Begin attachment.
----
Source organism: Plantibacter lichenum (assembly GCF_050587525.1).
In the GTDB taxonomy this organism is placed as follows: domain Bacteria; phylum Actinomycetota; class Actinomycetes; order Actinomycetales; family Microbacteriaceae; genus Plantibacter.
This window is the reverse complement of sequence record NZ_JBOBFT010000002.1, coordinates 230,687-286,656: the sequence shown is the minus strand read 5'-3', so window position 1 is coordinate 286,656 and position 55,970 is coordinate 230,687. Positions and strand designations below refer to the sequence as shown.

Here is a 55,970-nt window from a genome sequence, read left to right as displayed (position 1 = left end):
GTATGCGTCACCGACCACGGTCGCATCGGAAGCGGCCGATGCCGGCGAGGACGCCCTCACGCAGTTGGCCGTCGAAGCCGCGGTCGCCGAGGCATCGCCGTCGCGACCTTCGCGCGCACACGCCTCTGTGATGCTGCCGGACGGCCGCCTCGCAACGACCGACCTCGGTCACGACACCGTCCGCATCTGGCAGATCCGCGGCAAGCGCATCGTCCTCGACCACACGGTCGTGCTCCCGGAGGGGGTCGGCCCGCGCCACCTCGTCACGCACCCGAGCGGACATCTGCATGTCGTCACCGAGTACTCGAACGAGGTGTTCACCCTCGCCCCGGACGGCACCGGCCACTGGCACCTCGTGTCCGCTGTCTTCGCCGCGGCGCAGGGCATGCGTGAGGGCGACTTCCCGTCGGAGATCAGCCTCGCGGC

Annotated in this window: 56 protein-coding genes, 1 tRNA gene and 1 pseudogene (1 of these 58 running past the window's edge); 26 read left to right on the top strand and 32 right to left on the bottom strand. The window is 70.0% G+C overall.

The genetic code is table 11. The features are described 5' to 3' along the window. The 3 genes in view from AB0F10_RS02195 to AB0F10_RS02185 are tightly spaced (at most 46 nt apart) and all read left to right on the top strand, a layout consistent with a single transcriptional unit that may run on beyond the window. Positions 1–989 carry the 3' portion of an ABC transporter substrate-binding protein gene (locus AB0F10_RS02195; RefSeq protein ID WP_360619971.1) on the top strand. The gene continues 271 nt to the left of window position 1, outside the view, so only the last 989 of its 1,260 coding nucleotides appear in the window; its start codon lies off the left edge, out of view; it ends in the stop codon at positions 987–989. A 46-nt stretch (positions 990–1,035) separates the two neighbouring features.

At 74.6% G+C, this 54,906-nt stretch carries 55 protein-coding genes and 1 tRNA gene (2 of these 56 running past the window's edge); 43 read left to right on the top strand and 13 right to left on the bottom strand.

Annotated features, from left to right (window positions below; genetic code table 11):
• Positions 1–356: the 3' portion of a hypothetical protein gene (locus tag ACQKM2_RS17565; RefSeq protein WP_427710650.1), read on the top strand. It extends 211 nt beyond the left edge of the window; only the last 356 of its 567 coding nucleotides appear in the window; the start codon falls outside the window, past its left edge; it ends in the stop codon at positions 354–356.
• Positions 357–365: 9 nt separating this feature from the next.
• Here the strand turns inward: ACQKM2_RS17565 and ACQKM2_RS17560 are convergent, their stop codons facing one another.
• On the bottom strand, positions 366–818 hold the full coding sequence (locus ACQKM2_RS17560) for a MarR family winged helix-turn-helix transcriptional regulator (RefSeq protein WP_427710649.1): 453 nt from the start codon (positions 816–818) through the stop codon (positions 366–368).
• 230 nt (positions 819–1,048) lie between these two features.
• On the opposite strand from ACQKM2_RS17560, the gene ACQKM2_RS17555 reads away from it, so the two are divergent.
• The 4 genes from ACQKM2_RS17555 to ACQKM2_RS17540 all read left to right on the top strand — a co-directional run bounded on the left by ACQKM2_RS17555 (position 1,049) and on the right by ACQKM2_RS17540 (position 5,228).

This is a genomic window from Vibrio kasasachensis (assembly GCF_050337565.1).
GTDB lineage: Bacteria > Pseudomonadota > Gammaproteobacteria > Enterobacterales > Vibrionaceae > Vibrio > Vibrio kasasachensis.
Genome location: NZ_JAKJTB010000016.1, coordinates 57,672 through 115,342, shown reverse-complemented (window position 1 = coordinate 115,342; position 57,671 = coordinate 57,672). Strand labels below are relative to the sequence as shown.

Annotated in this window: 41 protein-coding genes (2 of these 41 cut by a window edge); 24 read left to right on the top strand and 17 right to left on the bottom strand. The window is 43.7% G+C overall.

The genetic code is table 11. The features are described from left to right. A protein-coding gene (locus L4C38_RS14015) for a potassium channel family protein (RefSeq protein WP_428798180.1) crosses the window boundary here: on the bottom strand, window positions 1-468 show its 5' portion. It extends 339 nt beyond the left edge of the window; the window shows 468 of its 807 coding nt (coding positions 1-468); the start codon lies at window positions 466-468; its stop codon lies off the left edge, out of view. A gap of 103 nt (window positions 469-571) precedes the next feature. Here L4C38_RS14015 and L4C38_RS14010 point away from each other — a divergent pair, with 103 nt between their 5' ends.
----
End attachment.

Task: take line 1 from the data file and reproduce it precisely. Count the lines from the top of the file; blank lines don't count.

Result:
Source organism: Plantibacter lichenum (assembly GCF_050587525.1).